Born into an ultra conservative Christian family, members of the Exclusive Brethren, Crowley was given the name Edward Alexander Crowley.  His father, Edward, was identified as a “fanatical traveling preacher.” Crowley changed his name in later years because he hated the nickname “Alick.” He chose Aleister because it was the name Alexander in Gaelic.

He also abandoned the church after growing up in a staunch Brethren household. His mother referred to him as “The Beast,” after failing to bring him back into the faith. He later adopted the title and used it in reference to himself in his writings.

The family was wealthy, Crowley’s father owning shares in a lucrative family brewery business, so Crowley was able to attend Trinity College in Cambridge, where he studied philosophy and English literature. Later, however, he became interested in occultism and mysticism and began reading books by alchemists, mystics and magicians. He became heavily involved in several occult organizations including the Golden Dawn, the Silver Star and Ordo Templi Orientis. He traveled the world, studying Eastern Occult systems and Tantric Yoga as well as Buddhism and I Ching.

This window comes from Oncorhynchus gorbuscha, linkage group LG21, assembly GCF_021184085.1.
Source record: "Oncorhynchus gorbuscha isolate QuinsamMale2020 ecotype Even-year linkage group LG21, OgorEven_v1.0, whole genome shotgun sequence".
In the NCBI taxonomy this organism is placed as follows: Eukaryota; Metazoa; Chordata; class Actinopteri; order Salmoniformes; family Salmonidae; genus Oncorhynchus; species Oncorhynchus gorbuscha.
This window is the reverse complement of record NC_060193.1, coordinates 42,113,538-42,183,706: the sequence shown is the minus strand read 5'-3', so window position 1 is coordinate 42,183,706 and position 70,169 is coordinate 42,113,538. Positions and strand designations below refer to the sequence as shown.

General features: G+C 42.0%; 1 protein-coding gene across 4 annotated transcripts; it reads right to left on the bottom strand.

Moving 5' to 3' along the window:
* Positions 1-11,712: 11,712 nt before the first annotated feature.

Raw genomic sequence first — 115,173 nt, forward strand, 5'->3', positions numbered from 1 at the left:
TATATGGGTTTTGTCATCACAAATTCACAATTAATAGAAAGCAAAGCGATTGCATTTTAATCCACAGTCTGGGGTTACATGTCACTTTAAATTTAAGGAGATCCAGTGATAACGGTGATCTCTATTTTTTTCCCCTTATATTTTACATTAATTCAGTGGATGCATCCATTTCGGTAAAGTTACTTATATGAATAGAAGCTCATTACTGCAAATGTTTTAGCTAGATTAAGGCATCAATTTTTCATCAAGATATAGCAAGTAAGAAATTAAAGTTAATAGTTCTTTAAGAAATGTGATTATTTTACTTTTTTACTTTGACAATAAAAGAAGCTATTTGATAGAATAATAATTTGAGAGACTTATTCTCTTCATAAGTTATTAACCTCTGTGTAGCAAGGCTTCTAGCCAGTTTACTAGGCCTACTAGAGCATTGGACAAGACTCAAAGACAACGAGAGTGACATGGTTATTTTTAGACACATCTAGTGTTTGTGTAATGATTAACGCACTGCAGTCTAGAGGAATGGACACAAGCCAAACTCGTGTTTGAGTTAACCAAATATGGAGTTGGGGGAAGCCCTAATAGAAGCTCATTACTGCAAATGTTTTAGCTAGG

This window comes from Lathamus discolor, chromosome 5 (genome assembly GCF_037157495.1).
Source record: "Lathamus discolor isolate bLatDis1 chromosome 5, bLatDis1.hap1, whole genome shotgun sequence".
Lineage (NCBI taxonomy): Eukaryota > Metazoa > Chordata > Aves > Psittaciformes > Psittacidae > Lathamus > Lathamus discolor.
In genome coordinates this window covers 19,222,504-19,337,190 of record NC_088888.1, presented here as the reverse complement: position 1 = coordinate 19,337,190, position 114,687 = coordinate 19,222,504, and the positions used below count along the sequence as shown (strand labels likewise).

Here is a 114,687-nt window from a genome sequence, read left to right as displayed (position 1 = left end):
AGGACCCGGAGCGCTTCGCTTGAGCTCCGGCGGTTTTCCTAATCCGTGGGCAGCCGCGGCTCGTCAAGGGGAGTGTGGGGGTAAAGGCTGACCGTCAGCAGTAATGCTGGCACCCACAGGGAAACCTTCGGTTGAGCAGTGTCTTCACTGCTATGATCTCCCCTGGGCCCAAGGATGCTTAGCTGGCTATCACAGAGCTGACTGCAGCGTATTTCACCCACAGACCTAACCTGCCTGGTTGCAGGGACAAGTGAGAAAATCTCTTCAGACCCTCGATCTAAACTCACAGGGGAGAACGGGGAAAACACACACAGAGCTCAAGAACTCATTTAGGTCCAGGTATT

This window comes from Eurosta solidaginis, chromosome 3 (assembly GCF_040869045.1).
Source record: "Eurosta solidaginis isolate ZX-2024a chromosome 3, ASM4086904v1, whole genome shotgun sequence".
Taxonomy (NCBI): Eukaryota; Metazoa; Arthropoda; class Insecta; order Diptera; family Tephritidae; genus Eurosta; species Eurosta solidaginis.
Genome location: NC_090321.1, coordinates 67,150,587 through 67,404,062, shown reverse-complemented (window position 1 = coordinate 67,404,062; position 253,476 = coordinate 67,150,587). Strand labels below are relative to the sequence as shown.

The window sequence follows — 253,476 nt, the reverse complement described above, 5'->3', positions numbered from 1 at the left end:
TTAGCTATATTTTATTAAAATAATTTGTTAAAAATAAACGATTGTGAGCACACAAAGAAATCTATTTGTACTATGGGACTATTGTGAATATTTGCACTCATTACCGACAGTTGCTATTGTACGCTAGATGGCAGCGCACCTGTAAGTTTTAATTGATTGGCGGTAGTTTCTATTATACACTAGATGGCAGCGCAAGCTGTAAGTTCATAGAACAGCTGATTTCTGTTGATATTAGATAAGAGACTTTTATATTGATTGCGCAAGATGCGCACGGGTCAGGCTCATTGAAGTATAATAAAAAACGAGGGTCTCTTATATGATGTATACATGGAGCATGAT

Crowley’s best known work is Liber AL vel Legis, or the Book of the Law, a brief three-chapter booklet that he said was dictated to him word-by-word by an entity named Aiwass that visited him in a private room in Cairo, Egypt, in 1904. This troubling work, which proclaimed the beginning of a new magical Aeon, became the foundation for Crowley’s new spiritual philosophy that he called Thelema.

After receiving the Book of the Law, Crowley declared a new “Equinox of the Gods” but years passed before he came to embrace the writings as a real doctrine of the New Aeon of Horus. Once this happened, Crowley spent the rest of his life studying and writing about this philosophy.

Crowley worked as a spy for British Intelligence in both world wars, something few people know much about. It is said that Hitler’s interest in the occult helped Crowley get into high places of the German government during World War II.